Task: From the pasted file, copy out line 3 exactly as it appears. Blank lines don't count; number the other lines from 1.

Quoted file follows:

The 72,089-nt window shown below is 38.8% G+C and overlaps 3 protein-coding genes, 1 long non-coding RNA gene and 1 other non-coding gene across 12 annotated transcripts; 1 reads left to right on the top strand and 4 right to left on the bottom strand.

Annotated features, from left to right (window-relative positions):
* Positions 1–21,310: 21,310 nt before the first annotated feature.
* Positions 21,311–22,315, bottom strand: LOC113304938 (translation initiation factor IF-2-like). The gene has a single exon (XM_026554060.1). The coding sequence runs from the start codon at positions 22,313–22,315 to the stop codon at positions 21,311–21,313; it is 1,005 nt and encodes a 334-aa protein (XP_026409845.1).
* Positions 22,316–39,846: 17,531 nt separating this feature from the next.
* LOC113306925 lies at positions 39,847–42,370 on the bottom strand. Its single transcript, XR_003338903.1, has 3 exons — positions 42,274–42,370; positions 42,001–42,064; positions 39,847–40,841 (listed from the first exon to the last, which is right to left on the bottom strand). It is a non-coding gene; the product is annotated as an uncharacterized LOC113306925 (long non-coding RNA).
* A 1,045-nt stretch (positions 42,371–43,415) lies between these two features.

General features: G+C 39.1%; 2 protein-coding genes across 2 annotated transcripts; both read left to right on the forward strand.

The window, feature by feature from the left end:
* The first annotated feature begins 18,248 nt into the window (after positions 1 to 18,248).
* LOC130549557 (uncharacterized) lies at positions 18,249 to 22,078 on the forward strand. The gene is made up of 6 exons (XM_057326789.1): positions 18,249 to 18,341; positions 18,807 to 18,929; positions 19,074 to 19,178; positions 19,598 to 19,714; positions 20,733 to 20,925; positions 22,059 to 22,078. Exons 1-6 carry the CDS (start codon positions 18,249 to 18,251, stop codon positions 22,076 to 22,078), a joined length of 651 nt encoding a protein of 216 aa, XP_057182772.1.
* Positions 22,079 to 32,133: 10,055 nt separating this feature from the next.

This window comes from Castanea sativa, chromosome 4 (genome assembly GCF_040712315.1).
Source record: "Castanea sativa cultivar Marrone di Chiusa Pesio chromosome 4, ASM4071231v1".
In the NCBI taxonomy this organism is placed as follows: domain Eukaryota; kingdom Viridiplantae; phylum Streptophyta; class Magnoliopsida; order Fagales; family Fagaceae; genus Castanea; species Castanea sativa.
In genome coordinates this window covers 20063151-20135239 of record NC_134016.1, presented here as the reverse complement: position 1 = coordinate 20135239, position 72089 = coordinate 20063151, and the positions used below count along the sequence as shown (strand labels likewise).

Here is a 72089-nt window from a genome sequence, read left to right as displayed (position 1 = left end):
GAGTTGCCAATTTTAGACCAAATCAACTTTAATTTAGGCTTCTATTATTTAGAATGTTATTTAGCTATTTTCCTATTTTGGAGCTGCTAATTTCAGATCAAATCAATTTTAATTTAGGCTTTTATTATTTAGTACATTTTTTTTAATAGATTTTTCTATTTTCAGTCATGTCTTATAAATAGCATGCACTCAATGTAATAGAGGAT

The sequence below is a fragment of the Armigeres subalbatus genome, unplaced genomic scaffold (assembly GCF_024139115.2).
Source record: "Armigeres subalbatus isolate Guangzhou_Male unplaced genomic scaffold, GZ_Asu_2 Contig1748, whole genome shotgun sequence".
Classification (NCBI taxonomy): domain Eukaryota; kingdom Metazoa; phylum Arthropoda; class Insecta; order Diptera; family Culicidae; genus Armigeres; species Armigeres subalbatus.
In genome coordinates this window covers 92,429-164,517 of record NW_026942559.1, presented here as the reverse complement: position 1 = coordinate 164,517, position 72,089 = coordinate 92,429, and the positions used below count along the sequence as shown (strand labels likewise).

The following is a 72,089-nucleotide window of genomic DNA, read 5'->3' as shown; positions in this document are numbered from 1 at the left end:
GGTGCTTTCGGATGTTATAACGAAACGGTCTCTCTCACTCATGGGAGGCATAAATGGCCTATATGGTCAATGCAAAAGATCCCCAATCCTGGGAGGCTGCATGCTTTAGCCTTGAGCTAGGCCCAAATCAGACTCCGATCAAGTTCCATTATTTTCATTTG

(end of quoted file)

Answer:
* Positions 1–21,310: 21,310 nt before the first annotated feature.